Monetary Policy, Put Simply

Economics terms are thrown about by those in-the-know all too regularly. Frankly, its baffling for those of us without expert knowledge in the subject, and “put simply” explanations are infrequent to say the least. #LetsTalkPolitics and challenge this.

The government, and even more specifically the Bank of England have a variety of techniques to deliberately affect the UK economy and its subsequent activity. The three main techniques used are Monetary policy, Fiscal Policy and Supply side policy, each having different impacts as well as different durations of effect over time.

Monetary policy is a direct mechanism for altering aggregate demand and UK economic activity. The Monetary policy Committee (MPC), a select group of nine members, four of whom are chosen by the Chancellor himself, are all appointed to reach the target of 2% inflation (a sustained increase in the average price level) for the country. They can do this through either altering the ‘base’ interest rate (the reward for lending and cost for borrowing) which sets the interest rate for all banks in the United Kingdom, or they can directly effect activity through increasing or decreasing the supply of money in an economy (Quantitative Easing).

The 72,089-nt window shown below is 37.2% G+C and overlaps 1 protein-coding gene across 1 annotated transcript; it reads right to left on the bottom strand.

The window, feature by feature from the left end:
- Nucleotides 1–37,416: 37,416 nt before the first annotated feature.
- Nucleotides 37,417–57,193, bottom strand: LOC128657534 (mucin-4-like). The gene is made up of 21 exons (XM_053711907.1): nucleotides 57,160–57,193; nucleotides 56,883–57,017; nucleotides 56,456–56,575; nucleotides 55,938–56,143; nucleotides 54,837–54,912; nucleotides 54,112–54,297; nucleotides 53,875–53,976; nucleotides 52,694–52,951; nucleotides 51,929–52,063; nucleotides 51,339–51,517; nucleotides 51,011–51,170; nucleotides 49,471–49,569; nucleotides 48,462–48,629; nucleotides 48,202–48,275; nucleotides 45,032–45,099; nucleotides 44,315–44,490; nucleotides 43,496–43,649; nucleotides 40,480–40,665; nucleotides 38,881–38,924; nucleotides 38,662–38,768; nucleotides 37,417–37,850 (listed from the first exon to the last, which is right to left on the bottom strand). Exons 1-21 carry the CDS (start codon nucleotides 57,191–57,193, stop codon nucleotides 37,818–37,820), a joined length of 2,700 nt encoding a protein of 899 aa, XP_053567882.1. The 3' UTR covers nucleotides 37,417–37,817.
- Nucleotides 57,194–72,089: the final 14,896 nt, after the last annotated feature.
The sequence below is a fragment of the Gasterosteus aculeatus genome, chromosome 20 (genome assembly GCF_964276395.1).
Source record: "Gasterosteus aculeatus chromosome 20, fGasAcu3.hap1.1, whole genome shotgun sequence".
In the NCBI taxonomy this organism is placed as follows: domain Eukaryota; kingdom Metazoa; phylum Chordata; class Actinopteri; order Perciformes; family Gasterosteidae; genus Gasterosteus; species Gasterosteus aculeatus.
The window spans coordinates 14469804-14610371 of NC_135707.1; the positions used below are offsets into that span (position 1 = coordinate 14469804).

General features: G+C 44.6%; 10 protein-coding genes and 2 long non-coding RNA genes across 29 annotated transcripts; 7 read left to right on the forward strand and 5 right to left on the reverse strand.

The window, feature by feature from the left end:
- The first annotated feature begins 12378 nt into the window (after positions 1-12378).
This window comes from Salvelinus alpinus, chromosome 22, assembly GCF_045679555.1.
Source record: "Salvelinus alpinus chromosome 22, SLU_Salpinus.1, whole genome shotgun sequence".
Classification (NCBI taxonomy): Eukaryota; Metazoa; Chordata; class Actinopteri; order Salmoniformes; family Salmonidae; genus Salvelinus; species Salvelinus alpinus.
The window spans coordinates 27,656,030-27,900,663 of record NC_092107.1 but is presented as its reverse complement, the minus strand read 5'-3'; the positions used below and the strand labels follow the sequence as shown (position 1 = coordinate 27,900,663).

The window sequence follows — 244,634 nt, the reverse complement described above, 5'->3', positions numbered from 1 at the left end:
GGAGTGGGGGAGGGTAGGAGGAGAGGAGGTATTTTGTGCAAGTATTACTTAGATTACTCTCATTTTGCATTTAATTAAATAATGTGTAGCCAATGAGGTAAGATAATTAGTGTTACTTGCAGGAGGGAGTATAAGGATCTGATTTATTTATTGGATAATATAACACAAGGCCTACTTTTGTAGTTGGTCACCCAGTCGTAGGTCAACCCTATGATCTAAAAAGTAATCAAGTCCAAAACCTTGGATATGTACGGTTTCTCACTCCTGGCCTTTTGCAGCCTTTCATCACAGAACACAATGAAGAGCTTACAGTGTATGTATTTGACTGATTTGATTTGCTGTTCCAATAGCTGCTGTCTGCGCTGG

If the MPC sets the interest rate relatively high then this spreads to commercial banks and building societies that typically follow shortly after. These banks then increase how much they charge for consumers to take out loans and increase the interest that they offer on savings held within the bank. Therefore this discourages businesses and consumers from taking out loans for investment as the cost is increased. Furthermore it encourages consumers to save, ultimately decreasing aggregate demand overall. This can ease inflationary pressures in the economy, in occasions such as an economic boom.

Comparatively when the MPC lowers the rate, the opposite occurs. Businesses and consumers tend to gain more loans and increase investment and subsequent aggregate demand overall.

A change in interest rates can also affect the exchange rate of the economy. An increase will lead to an appreciation in the exchange rate compared to other economies. Therefore the (Sterling £) will rise leading to cheaper imports and more expensive exports overall. This leads to less spending in the UK economy and hence eases inflationary pressures. On the other hand if deflationary pressures are in hand, then the decrease in interest rates and subsequent depreciation of the exchange rate can lead to the (Sterling £) falling against other currencies. This leads to our goods and services being more appealing to other economies, hence more are bought, and aggregate demand increases.

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